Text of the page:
A review of 49 LearningRx students with autism spectrum disorder shows brain training brought an average gain of 18 percentage points across seven key cognitive areas.
Denver (Vocus) April 8, 2010
Autism awareness efforts this April come with alarming new statistics and some hopeful highlights too. The bad news: according to the Centers for Disease Control and Prevention, one in every 110 children born in the United States will be diagnosed with autism spectrum disorder, or ASD. That’s up dramatically from last year’s accepted rate of one in 150.
But hope is also a highlight of autism awareness efforts this World Autism Awareness Day (April 2nd) and throughout National Autism Awareness Month (April): National brain-training company LearningRx is focusing awareness on how “brain training” is proving a valuable resource for people with ASD.
“Our brain training can dramatically improve life for many people with an autism spectrum disorder,” says LearningRx Vice President of Research and Development Tanya Mitchell. “We’ve seen incredible results for people who’ve tried many other treatments and therapies. Our programs strengthen weak cognitive skills and that can kick-start intense growth and open the world in a way not possible before.”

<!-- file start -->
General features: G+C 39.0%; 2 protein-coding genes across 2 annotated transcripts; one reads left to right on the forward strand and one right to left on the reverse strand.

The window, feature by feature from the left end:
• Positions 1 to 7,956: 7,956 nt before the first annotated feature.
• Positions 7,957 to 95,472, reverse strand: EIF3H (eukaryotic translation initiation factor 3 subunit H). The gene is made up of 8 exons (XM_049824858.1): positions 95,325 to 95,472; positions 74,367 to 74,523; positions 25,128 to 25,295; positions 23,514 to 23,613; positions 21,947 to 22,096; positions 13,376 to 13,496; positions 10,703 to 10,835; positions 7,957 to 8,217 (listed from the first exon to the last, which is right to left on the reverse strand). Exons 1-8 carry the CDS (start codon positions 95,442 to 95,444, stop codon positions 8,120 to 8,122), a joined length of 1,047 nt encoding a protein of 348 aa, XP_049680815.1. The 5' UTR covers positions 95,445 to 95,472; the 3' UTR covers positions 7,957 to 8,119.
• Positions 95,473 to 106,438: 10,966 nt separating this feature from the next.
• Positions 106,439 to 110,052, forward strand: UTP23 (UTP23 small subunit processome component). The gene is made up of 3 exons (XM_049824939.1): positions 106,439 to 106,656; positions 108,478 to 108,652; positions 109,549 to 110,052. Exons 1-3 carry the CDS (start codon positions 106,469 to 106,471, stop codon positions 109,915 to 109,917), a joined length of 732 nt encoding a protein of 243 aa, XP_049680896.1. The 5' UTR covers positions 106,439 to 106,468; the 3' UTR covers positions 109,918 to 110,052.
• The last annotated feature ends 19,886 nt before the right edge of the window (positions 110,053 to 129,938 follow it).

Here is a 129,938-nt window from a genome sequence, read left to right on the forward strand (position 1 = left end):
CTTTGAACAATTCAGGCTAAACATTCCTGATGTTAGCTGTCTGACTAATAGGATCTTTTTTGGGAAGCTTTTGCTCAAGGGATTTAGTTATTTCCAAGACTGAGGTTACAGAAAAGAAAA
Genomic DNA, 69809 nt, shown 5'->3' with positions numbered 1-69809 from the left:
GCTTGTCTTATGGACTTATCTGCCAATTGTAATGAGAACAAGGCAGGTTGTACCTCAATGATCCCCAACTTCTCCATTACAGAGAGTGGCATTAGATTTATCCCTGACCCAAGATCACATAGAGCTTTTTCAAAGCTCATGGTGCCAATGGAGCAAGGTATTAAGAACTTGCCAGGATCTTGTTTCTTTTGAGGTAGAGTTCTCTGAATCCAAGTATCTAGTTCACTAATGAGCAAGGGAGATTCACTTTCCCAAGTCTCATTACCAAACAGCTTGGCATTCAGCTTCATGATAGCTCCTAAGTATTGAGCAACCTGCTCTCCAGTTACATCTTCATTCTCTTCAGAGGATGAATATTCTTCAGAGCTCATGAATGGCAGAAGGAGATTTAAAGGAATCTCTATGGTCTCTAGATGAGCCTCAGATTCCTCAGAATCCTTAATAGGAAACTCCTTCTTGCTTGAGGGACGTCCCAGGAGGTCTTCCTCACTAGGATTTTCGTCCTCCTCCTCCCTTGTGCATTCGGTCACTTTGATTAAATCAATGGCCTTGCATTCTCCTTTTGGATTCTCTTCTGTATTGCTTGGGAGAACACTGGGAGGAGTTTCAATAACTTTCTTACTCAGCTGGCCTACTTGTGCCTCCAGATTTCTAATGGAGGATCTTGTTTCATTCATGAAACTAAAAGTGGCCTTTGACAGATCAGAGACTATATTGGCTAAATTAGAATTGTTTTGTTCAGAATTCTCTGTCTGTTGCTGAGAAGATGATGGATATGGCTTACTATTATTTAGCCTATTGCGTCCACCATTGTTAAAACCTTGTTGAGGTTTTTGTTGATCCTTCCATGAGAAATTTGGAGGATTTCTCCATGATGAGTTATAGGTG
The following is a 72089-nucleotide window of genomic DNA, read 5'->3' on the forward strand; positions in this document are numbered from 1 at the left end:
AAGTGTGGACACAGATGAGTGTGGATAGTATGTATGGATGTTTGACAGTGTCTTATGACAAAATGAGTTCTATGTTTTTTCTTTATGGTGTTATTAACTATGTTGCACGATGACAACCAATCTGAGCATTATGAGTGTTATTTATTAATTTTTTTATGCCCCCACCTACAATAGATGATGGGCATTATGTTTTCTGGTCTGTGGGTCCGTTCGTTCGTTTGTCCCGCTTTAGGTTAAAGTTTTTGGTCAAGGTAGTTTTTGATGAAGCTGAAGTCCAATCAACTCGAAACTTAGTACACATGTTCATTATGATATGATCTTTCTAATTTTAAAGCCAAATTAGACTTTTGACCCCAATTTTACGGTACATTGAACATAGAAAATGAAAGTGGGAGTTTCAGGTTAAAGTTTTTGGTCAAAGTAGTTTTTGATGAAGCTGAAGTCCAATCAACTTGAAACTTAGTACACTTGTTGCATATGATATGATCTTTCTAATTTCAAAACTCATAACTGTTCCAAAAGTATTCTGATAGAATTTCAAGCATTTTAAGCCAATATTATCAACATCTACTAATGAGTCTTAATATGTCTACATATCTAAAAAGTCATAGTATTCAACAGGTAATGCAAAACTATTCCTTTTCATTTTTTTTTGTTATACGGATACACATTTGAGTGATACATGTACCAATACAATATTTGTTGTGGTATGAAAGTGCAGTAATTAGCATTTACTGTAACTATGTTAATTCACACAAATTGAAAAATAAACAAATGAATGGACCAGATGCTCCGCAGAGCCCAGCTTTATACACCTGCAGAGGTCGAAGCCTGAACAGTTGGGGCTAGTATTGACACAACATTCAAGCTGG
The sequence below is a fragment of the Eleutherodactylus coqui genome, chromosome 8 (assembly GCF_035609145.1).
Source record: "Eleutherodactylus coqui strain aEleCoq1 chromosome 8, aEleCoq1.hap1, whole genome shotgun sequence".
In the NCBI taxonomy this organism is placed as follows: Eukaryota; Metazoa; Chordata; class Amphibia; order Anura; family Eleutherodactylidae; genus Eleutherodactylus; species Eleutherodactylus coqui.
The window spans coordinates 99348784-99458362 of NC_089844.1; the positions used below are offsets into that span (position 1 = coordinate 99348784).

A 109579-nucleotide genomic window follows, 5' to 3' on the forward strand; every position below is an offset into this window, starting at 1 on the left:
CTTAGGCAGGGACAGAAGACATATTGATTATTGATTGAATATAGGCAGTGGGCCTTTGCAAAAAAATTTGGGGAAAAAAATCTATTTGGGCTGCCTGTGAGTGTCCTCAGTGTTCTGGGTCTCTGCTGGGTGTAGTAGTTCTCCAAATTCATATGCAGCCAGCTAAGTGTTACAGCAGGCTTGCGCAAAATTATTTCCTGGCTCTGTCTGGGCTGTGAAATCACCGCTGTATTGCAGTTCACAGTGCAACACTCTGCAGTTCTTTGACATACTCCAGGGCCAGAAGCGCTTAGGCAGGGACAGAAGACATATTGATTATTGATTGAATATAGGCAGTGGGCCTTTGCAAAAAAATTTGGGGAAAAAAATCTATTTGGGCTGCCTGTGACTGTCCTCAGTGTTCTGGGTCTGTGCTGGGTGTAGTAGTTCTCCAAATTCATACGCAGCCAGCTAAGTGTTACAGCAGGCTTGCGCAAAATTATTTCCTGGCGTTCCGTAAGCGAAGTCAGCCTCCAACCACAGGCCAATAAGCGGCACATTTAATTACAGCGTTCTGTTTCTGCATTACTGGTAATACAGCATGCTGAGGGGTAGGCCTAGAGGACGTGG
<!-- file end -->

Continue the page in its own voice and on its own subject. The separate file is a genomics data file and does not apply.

Autism spectrum disorder, or ASD, is an umbrella term for five different disorders including autism and Asperger’s syndrome. ASD is a complex brain disorder that inhibits a person’s ability to communicate and develop relationships and often comes with extensive cognitive and behavioral challenges. There is no “cure” for autism, but with highly individualized treatment, some people with ASD can become independent adults.
A review of 49 LearningRx students with ASD shows brain training brought an average gain of 18 percentage points across seven key cognitive areas. For example, before training the average child tested in the 31st percentile of his peers for logic and reasoning. After training, that average jumped 23.4 points to the 64th percentile.
“These test results usually simply confirm what parents already know,” says LearningRx Founder Dr. Ken Gibson. “That after our brain training their child is more confident, more socially adept, more willing to try new things and, in general, a faster thinker and better learner. Brain training is certainly not a cure-all for all autism, but it is one more proven, valuable tool we can use to help remove the limitations of ASD.”
LearningRx specializes in identifying and correcting the underlying cognitive skill deficiencies that keep people from achieving their full potential. Personal brain trainers use intensive, one-on-one, game-like exercises to quickly enhance weak cognitive skills such as attention, memory, processing speed, and problem solving. More than 15,000 students have gone through the training since 1985 and graduates now see average gains of 4.12 years across nine essential cognitive learning areas. To learn more about LearningRx, visit http://www.learningrx.com .
EDITOR/PRODUCER NOTE: A mother and Autistic son, who have gone through this program, are available to discuss their results. Christina Sevilla, O.T., and brain trainer/owner is also available for interview, (303) 284-6105. Please contact melanie(at)howardpr(dot)com, or (303) 741-2904, for more information and research.